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Brief Report: Hepatitis B Infection or Reactivation After Switch to 2-Drug Antiretroviral Therapy: A Case Series, Literature Review, and Management Discussion
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Vasishta, Shilpa MDa; Dieterich, Douglas MDb; Mullen, Michael MDa; Aberg, Judith MDa AIDS Journal of Acquired Immune Deficiency Syndromes Oct 1 2023
Despite the frequency of liver-related complications in HIV-HBV coinfection, studies demonstrate that HIV clinicians may not monitor for HBV complications as frequently as guidelines recommend.
Among PWH worldwide, up to 20% have HBV coinfection, whereas many more have prior infection (ie, HBcAb) or risk of exposure.
Among PWH with chronic HBV infection, lifelong HBV treatment is indicated, either with TAF/TDF and 3TC/FTC, or with ETV and a complete HIV regimen.
HBV infection or reactivation may confer significant morbidity and mortality and constitute a preventable complication for PWH on stable HBV-active ART. As NRTI-sparing options continue to expand, we encourage increased scrutiny during ART switches to mitigate HBV-associated complications.

Two-drug antiretroviral therapy (ART) without hepatitis B virus (HBV) activity is prescribed for persons with HIV as simplified or salvage therapy. Although two-drug regimens are not recommended for persons with chronic HBV infection, guidelines do not address their use in those with HBV susceptibility and/or core antibody reactivity. We present a case series of individuals with HBV infection or reactivation following switch to two-drug, non-HBV-active ART.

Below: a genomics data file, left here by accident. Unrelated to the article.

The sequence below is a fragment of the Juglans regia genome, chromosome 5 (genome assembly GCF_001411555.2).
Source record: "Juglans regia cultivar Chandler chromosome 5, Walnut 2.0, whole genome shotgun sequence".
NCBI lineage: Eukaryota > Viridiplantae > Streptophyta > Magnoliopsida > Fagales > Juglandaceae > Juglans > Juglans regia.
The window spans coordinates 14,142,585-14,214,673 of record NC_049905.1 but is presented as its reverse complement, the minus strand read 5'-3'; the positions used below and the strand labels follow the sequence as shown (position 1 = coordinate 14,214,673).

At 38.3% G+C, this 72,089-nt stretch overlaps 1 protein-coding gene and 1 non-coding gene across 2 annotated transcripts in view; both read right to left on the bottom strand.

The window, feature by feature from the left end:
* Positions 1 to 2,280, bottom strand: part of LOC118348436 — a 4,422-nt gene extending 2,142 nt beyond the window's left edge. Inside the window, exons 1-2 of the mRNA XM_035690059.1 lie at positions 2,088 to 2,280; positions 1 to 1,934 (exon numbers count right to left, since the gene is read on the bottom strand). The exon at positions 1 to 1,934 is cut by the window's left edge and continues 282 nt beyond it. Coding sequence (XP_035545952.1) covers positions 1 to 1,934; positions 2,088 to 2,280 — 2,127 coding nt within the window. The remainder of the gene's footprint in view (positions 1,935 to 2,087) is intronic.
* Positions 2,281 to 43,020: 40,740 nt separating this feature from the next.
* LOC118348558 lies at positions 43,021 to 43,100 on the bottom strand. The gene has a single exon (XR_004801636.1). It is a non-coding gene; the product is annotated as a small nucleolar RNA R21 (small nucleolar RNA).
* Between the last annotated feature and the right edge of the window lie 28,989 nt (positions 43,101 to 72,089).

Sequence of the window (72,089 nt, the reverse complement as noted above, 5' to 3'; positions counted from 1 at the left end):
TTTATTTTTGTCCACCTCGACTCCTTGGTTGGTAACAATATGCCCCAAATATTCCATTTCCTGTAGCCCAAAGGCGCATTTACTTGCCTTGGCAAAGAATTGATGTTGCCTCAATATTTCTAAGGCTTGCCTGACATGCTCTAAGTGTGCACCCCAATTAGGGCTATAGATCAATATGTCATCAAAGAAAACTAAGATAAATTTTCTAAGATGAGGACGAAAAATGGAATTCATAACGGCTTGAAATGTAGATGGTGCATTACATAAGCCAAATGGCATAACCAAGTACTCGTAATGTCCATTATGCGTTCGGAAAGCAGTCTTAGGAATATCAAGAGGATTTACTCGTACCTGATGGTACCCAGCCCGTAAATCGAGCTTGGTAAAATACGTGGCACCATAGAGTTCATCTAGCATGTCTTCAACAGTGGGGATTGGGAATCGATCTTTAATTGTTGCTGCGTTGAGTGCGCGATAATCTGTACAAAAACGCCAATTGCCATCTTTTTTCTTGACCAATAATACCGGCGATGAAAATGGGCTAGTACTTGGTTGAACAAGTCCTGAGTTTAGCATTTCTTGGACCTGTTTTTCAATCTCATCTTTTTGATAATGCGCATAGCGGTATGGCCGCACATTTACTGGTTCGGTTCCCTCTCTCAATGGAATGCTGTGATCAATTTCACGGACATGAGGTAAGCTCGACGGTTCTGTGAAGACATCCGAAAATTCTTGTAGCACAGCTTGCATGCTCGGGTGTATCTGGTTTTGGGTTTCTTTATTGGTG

HIV primary care clinics of an academic medical center in New York, NY.
Case surveillance was conducted to identify persons with HBV surface antigenemia and viremia following two-drug ART switch. Clinical characteristics and outcomes were ascertained through chart review.
Four individuals with HBV infection or reactivation after ART switch were identified. Two had HBV susceptibility, 1 had core antibody reactivity, and 1 had surface antigen reactivity preswitch. All eligible persons had received HBV vaccination: 2 with low-level antibody response and 1 with persistent nonresponse. Two presented with fulminant hepatitis, with 1 required liver transplantation.
Two-drug ART switch may pose risk of HBV infection or reactivation. We propose careful patient selection and monitoring through the following: (1) assessment of HBV serologies before switch and periodically thereafter, (2) vaccination and confirmation of immunity before switch, (3) risk stratification and counseling about HBV reactivation for those with core antibody, (4) preemptive HBV DNA monitoring for those at the risk of reactivation, (5) continuation of HBV-active prophylaxis when above measures are not feasible, and (6) continuation of HBV-active therapy and surveillance for chronic HBV infection.


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